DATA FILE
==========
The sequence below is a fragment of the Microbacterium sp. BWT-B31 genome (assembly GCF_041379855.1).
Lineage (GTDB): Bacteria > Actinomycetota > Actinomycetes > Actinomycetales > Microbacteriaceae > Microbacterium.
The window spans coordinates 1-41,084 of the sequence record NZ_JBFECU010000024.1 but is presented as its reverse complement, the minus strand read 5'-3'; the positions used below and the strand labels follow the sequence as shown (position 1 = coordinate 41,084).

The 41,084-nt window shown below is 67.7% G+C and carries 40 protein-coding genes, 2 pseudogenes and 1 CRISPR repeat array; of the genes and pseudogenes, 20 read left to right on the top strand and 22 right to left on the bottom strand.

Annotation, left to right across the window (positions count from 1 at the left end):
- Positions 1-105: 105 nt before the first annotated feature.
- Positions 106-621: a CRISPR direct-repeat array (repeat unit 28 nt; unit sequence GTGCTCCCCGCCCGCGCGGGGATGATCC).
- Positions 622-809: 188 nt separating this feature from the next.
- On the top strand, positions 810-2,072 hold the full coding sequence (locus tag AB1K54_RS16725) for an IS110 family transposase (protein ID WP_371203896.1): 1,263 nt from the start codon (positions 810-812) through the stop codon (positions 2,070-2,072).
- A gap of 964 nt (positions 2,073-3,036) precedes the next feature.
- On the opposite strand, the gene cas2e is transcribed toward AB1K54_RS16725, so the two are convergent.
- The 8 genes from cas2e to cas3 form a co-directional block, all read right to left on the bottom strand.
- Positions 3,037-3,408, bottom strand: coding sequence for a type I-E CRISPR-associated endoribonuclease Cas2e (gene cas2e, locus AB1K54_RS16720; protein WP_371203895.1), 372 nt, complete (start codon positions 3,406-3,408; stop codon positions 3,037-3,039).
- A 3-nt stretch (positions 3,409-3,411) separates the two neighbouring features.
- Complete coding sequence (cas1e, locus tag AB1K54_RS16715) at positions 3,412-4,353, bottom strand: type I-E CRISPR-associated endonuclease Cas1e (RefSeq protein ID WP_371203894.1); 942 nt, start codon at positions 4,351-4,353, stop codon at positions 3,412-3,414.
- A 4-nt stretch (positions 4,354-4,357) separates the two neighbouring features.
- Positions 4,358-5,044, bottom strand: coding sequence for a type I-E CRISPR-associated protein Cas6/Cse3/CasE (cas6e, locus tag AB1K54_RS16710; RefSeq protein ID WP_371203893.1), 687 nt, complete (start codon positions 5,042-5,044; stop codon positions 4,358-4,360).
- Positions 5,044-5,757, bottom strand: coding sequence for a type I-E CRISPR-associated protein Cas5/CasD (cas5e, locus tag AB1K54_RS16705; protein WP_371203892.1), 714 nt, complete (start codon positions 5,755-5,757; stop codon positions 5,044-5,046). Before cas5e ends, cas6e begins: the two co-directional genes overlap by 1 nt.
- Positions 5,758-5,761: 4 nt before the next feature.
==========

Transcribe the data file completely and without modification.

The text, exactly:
The sequence below is a fragment of the Microbacterium sp. BWT-B31 genome (assembly GCF_041379855.1).
Lineage (GTDB): Bacteria > Actinomycetota > Actinomycetes > Actinomycetales > Microbacteriaceae > Microbacterium.
The window spans coordinates 1-41,084 of the sequence record NZ_JBFECU010000024.1 but is presented as its reverse complement, the minus strand read 5'-3'; the positions used below and the strand labels follow the sequence as shown (position 1 = coordinate 41,084).

The 41,084-nt window shown below is 67.7% G+C and carries 40 protein-coding genes, 2 pseudogenes and 1 CRISPR repeat array; of the genes and pseudogenes, 20 read left to right on the top strand and 22 right to left on the bottom strand.

Annotation, left to right across the window (positions count from 1 at the left end):
- Positions 1-105: 105 nt before the first annotated feature.
- Positions 106-621: a CRISPR direct-repeat array (repeat unit 28 nt; unit sequence GTGCTCCCCGCCCGCGCGGGGATGATCC).
- Positions 622-809: 188 nt separating this feature from the next.
- On the top strand, positions 810-2,072 hold the full coding sequence (locus tag AB1K54_RS16725) for an IS110 family transposase (protein ID WP_371203896.1): 1,263 nt from the start codon (positions 810-812) through the stop codon (positions 2,070-2,072).
- A gap of 964 nt (positions 2,073-3,036) precedes the next feature.
- On the opposite strand, the gene cas2e is transcribed toward AB1K54_RS16725, so the two are convergent.
- The 8 genes from cas2e to cas3 form a co-directional block, all read right to left on the bottom strand.
- Positions 3,037-3,408, bottom strand: coding sequence for a type I-E CRISPR-associated endoribonuclease Cas2e (gene cas2e, locus AB1K54_RS16720; protein WP_371203895.1), 372 nt, complete (start codon positions 3,406-3,408; stop codon positions 3,037-3,039).
- A 3-nt stretch (positions 3,409-3,411) separates the two neighbouring features.
- Complete coding sequence (cas1e, locus tag AB1K54_RS16715) at positions 3,412-4,353, bottom strand: type I-E CRISPR-associated endonuclease Cas1e (RefSeq protein ID WP_371203894.1); 942 nt, start codon at positions 4,351-4,353, stop codon at positions 3,412-3,414.
- A 4-nt stretch (positions 4,354-4,357) separates the two neighbouring features.
- Positions 4,358-5,044, bottom strand: coding sequence for a type I-E CRISPR-associated protein Cas6/Cse3/CasE (cas6e, locus tag AB1K54_RS16710; RefSeq protein ID WP_371203893.1), 687 nt, complete (start codon positions 5,042-5,044; stop codon positions 4,358-4,360).
- Positions 5,044-5,757, bottom strand: coding sequence for a type I-E CRISPR-associated protein Cas5/CasD (cas5e, locus tag AB1K54_RS16705; protein WP_371203892.1), 714 nt, complete (start codon positions 5,755-5,757; stop codon positions 5,044-5,046). Before cas5e ends, cas6e begins: the two co-directional genes overlap by 1 nt.
- Positions 5,758-5,761: 4 nt before the next feature.